Republicans Question Parts of Governor’s Health Reform Plan
A California state senator said that an overhaul to the state's health care system could resemble a "hybrid" of a state-run, single-payer proposal and Gov. Arnold Schwarzenegger's (R) proposal, the Oroville Mercury-Register reports (Mitchell, Oroville Mercury-Register, 2/25).
Under the governor's plan, Medi-Cal and Healthy Families would be expanded to help provide coverage to low- and moderate-income state residents, and individuals who declined to carry insurance could face a reduction in state income tax refunds or have wages withheld.
The $12 billion plan also would require contributions from employers, individuals, insurers and medical providers (California Healthline, 1/9).
Sen. Sam Aanestad (R-Nevada City), vice chair of the Senate Health Committee, said he told Schwarzenegger that his proposal is not affordable. However, Aanestad said the state should be able to improve access to medical care, a step that he believes is more important.
Aanestad said Republican senators are skeptical of the governor's estimate that the plan would direct up to $15 billion in additional funds to hospitals and physicians. "We still don't know how they get those high figures," he said, adding that Republicans believe the new funds for health care providers could be half what the administration estimates (Oroville Mercury-Register, 2/25).
Meanwhile, Assembly member Ted Gaines (R-Roseville) said he supports a more market-oriented health care system over a reform strategy proposed by Schwarzenegger that would require everyone to obtain insurance and require health plans to cover everyone, the Sacramento Bee reports.
Gaines, who owns an independent insurance agency, said rising health care costs could be attributed to middle-class individuals whose health policies allow them to obtain services or tests that are not vital to their health. Gaines said he supports a competitive marketplace in which people actively participate in obtaining coverage.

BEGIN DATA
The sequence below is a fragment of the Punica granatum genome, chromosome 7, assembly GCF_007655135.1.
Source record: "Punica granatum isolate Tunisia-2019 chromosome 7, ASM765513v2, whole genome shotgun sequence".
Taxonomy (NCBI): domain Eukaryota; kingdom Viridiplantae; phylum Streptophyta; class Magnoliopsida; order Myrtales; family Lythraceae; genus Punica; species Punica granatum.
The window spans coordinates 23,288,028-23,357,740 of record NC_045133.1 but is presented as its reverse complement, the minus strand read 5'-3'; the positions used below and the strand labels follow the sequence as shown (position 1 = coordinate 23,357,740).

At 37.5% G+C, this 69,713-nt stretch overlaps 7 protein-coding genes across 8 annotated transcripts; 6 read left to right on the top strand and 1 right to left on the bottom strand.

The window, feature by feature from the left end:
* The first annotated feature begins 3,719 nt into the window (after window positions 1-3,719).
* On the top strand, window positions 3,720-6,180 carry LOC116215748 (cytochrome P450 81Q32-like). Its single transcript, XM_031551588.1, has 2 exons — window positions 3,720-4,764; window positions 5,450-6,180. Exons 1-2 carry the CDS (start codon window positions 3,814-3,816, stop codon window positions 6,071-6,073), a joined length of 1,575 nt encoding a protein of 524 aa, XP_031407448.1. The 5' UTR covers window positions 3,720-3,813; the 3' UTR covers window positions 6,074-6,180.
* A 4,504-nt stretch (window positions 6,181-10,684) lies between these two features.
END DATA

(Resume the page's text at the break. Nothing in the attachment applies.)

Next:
Gaines also said he supports health savings accounts and insurance policies that are transferable when workers switch jobs and are guaranteed to be renewable (Sanders, Sacramento Bee, 2/24).
Before beginning debate on the governor's health care proposal, lawmakers should consider whether the reworked health care system would be legal under the Employee Retirement Income Security Act of 1974, a San Diego Union-Tribune editorial states. ERISA "bans states from telling employers" how to operate their benefits programs, according to the editorial.
"Schwarzenegger should welcome such a thorough vetting of his signature policy proposal," the editorial states. "The alternative is the very real possibility that we'll fight for the next six months over his plan only to end up with a health insurance law that is DOA in the federal courts," the editorial states (San Diego Union-Tribune, 2/26).
- KQED's "This Week" on Friday reported on the Republican response to the governor's health care proposal (Varney, "The Week," 2/23).
- CPR's "KXJZ News" on Monday reported on Sen. Kuehl's bill to create a state-run, single-payer health insurance program (Russ, KXJZ News, 2/6).
This is part of the California Healthline Daily Edition, a summary of health policy coverage from major news organizations. Sign up for an email subscription.